Common Mistakes In Cross Media Sales

We have put together six common mistakes that we have seen cross media sellers make.

The keyword here is “common” – everybody does it. So if any of the below points apply to you, don’t sweat it, it just means you are normal. And the best part is that they are simple to correct or avoid.

Here they are:

Selling on response rate increase: Many service providers promise increased response rates while making a cross media sales pitch. While cross media tools will definitely help a campaign succeed, a campaign’s response rate depends on various factors like the message, list quality, industry type, etc. A cross media service provider has no control of these factors. As generous as your heart is, you don’t want to take-on the blame if the marketer screws up, do you?

Overlooking campaign objectives: Many resellers are used to the old way of doing business. They tend to focus on selling a feature or product, and ignore the bigger picture – that is, they don’t view the marketing campaign as a whole. (You need to “begin at the end,” remember?) The only way to design a successful campaign is to understand what the objectives are, and channel all activities towards those objectives.

Setting goals that are impossible to reach: Oversell, overpromise. We all have done that. It is especially tempting to do that while trying to sell a new set of services. One way to avoid this is to think of yourself as a partner to your customers, rather than a vendor and tune yourself to your customers’ goals and difficulties. This way, you will be able to sell a realistic solution instead of just unloading a bunch of services and products onto the customer.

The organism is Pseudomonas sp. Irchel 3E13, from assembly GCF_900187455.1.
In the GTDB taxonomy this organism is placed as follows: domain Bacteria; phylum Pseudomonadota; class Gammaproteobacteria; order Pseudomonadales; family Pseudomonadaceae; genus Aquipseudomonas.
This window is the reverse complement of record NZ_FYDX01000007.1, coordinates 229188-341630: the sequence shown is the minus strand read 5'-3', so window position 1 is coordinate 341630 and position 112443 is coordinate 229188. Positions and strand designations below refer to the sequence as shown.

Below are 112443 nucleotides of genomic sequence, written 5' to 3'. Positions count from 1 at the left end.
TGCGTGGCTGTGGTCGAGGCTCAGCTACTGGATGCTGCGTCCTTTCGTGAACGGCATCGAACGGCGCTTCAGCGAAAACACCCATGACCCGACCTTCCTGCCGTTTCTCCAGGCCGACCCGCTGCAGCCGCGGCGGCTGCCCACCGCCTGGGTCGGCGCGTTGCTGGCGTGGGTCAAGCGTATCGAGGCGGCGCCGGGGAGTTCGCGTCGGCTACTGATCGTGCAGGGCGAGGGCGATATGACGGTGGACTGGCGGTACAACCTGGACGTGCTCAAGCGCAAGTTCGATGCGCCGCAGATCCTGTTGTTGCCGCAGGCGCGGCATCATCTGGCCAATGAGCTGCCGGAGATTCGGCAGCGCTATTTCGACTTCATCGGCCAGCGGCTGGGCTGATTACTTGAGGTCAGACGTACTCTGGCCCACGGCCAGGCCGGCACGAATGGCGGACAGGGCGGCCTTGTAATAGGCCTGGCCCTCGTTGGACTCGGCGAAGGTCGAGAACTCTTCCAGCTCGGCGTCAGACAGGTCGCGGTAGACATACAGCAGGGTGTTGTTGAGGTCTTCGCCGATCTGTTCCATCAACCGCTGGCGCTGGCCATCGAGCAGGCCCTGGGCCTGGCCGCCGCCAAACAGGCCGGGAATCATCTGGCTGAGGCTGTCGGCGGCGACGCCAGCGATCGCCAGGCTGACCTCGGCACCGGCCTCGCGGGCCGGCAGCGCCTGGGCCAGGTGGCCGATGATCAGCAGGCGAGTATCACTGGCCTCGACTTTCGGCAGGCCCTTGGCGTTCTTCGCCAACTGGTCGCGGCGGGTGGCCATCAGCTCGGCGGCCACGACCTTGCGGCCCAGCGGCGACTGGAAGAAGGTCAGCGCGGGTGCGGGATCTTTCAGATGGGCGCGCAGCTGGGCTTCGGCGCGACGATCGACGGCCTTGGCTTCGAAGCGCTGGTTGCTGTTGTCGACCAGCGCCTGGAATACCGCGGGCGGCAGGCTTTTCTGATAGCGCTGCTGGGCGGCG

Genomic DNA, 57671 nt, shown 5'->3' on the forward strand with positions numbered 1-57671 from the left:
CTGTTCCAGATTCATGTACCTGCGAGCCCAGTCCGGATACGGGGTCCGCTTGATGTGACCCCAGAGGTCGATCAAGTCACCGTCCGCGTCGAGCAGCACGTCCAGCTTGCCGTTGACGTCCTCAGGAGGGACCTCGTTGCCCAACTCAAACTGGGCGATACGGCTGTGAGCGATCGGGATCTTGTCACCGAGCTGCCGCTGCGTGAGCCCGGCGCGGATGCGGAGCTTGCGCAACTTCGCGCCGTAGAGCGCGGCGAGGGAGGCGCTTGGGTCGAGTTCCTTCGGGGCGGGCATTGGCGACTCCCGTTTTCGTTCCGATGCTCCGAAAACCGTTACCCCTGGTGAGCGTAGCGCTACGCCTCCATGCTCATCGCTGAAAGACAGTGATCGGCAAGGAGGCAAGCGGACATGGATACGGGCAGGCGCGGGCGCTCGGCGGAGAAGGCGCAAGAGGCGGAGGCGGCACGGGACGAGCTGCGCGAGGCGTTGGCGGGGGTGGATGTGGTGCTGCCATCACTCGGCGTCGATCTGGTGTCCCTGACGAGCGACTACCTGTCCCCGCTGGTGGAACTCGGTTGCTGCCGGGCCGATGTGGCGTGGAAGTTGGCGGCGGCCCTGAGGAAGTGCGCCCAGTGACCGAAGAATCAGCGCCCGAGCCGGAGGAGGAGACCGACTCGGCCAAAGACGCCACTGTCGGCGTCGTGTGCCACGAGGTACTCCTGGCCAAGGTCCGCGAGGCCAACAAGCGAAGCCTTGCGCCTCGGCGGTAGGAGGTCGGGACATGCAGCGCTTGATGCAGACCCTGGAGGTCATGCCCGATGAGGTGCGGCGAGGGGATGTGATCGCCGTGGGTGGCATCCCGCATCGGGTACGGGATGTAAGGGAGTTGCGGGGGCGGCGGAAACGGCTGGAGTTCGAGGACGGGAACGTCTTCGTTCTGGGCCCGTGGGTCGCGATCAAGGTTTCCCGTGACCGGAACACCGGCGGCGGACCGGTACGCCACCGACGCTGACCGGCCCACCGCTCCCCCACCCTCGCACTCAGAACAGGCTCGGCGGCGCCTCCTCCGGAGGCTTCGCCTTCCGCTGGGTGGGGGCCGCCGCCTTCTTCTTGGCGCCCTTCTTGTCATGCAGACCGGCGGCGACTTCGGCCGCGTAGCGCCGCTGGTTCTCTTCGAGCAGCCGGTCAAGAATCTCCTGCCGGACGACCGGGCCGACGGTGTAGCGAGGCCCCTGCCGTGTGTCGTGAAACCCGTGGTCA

Focusing on costs, and not possible results: Let the effectiveness of a campaign be your selling point, not the price. As we’ve said before, a campaign’s expected results determine how it is designed. A cross media campaign involved intangible products and services, and variable costs that vary depending on the complexity of the campaign. By offering discounts, or setting price limits, you are limiting the campaign’s possibilities. A failed campaign rarely results in repeat business for a service provider.

Positioning PURLs as a gimmick, rather than a solution: PURLs are more than just links that you insert into an email or a direct mail piece. They help marketers build effective campaigns. They make it easier for recipients to respond. They bridge the gap between print and the Web. They help make a campaign interactive. Sell PURLs on these deliverables, rather than as a stand-alone feature.

Failing to ask the right questions: Asking the right questions will automatically help sellers better understand the marketers’ objectives and challenges. The more questions you ask, the higher your success rate. Of course, the quality of questions matters too. Read last week’s post on “Questions To Ask Your Customer,” to know more.

Let us know if you have any to add to the list.


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